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Montemurro: White Sox a comedy of errors, frustrations continue to mount

Caption
(Charles Rex Arbogast)
Chicago White Sox starting pitcher Hector Santiago, right, returns to the mound with catcher Josh Phegley after giving up a home run to Detroit Tigers' Jhonny Peralta, left, during the sixth inning of a baseball game Tuesday, July 23, 2013, in Chicago. (AP Photo/Charles Rex Arbogast)

CHICAGO – White Sox manager Robin Ventura lasted 18 pitches into Tuesday’s game against the Detroit Tigers.

He should be thankful he wasn’t subject to sitting in the dugout to watch the rest of the game in person after his ejection from first base umpire Gary Darling in the first inning. The Sox were a comedy of errors en route to committing a season-high four errors in a 6-2 loss to the Tigers.

Their miscues weren’t all physical. Alejandro De Aza, leading off the third with a single, was picked off first base by Detroit starting pitcher Rick Porcello after he got caught leaning the wrong way. De Aza leads the Sox with eight outs on the bases, which also is tied for the second most in the majors.

“Anytime you get something going early and it gets snuffed out, that’s frustrating stuff,” Ventura said of De Aza’s mistake. “There are a lot of different things that frustrate you and that’s part of it. It’s stuff that needs to be cleaned up.”

The physical mistakes – of which there have been many this season – are easier to stomach. But repeated mental errors by the Sox take a frustrating season to another level.

Lately, Ventura has sent a message to his team that he won’t tolerate poor effort. Alex Rios and Dayan Viciedo both have been pulled from games because of poor base running or effort.

Ventura should keep holding players accountable and De Aza might be the next on his list. De Aza has six errors, third most by any major league outfielder.

“I don’t think there’s any point you just give up on [working on the defense],” Ventura said. “It’s an important part of the game and you’ve got to just keep harping on it. There’s nothing else you can do but keep getting after it.”

Last year, the Sox allowed 30 unearned runs as they nearly held off the Tigers to win the American League Central. Sox pitchers haven’t received much support from their teammates this season.

With 65 games remaining, the Sox have surrendered 47 unearned runs. It’s been especially ugly in the first two games of a four-game series against Detroit. Eight of the 13 runs have been unearned.

“They’re trying to play their heart out and give everything they’ve got,” said starting pitcher Hector Santiago, who took the loss. “And it’s part of the game, it gets away from them.”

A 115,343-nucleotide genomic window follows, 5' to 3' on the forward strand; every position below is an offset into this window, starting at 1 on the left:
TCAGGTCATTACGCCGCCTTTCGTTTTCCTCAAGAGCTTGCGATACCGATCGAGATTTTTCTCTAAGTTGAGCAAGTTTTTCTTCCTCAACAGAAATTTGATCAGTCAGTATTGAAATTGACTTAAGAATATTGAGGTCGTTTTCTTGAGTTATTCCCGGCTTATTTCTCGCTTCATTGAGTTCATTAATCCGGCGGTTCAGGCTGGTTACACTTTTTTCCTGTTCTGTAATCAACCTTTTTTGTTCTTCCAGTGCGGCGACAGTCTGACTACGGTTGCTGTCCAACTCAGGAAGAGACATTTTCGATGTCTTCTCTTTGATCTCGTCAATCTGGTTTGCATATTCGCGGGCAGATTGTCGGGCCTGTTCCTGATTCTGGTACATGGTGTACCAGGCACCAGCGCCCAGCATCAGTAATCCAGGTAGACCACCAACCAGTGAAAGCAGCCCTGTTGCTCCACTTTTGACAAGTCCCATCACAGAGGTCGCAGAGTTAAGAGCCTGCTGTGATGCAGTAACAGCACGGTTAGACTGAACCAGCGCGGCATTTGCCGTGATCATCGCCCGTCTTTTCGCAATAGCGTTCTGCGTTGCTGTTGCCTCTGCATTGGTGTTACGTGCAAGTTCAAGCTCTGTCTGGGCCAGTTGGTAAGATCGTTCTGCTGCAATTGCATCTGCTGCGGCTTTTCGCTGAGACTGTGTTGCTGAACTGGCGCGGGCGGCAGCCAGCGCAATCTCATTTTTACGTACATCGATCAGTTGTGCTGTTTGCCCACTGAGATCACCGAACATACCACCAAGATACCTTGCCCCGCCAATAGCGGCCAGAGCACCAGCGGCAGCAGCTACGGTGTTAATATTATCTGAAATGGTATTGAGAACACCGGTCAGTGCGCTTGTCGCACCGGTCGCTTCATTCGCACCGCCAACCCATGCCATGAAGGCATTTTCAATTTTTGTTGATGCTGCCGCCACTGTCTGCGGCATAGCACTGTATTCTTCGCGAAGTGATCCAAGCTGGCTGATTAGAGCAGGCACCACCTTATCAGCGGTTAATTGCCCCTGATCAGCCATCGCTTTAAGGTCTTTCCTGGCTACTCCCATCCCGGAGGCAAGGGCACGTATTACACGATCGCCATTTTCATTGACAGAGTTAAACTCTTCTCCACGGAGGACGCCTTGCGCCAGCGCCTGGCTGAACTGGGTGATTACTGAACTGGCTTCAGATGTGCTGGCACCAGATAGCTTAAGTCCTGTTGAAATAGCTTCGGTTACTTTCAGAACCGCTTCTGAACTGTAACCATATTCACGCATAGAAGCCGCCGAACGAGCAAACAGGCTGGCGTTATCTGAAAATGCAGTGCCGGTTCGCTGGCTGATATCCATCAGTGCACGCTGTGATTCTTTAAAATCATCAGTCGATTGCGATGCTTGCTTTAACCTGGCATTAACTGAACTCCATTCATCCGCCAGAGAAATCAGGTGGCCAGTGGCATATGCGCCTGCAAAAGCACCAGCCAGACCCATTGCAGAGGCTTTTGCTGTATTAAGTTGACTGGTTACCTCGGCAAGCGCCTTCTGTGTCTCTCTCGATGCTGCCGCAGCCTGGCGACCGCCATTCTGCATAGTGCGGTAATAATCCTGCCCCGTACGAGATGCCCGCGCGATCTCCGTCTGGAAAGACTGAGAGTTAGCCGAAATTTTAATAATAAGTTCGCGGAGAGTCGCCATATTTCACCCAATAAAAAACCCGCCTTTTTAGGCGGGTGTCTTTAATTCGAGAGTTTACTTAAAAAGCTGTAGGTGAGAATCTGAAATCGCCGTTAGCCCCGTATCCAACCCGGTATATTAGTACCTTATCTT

The Sox have 68 errors through 97 games, which are only two less than they committed in 162 games last year.

For as much as Ventura has tried to hold players accountable, the Sox’s defense is consistently costing them wins, dropping to 1-13 when recording two or more errors.

“The ball just got rolling down the hill the wrong way and we haven’t stopped it,” Sox first baseman Paul Konerko said. “If we knew the answer, if we knew how to stop it, we’ve tried all different kinds of approaches. I know as a team it’s a shame because the staff works hard.”

• Meghan Montemurro covers the White Sox and Cubs for Shaw Media. Write to her at mmontemurro@
shawmedia.com. Read the Sox Insider and Inside the Cubs blogs at NWHerald.com and on Twitter
@Sox_Insider and @InsideTheCubs.

Tigers 6, White Sox 2

Tipping point: The Tigers' three-run fourth inning was no match for a struggling Sox offense. Detroit tacked on three more runs in the sixth to cruise and were headed for an easy win. The Sox tried to make things interesting in the ninth, scoring two runs, but they didn't help themselves out in the field. The Sox committed a season-high four errors, which led to three unearned runs, and they finished with only five hits.

On the mound: Sox starter Hector Santiago kept missing his spots throughout his six-inning outing. Santiago walked five batters and allowed six runs (three earned). He also struck out six on 110 pitches. Porcello tossed seven innings of four-hit ball for Detroit.

At the plate: Third baseman Conor Gillaspie tallied two of the Sox's five hits while Alex Rios and De Aza also added a hit apiece – all singles. Paul Konerko's two-run double in the ninth prevented the shutout. The Sox loaded the bases in the first with two outs but couldn't capitalize as Jeff Keppinger grounded into a fielder's choice to end the inning.

Under the radar: The Sox lost their second consecutive game to the Tigers, and they won't be getting a break against division opponents any time soon. They face American League Central teams the next 13 games and 27 of their next 30. The Sox are 11-20 against the AL Central this year.

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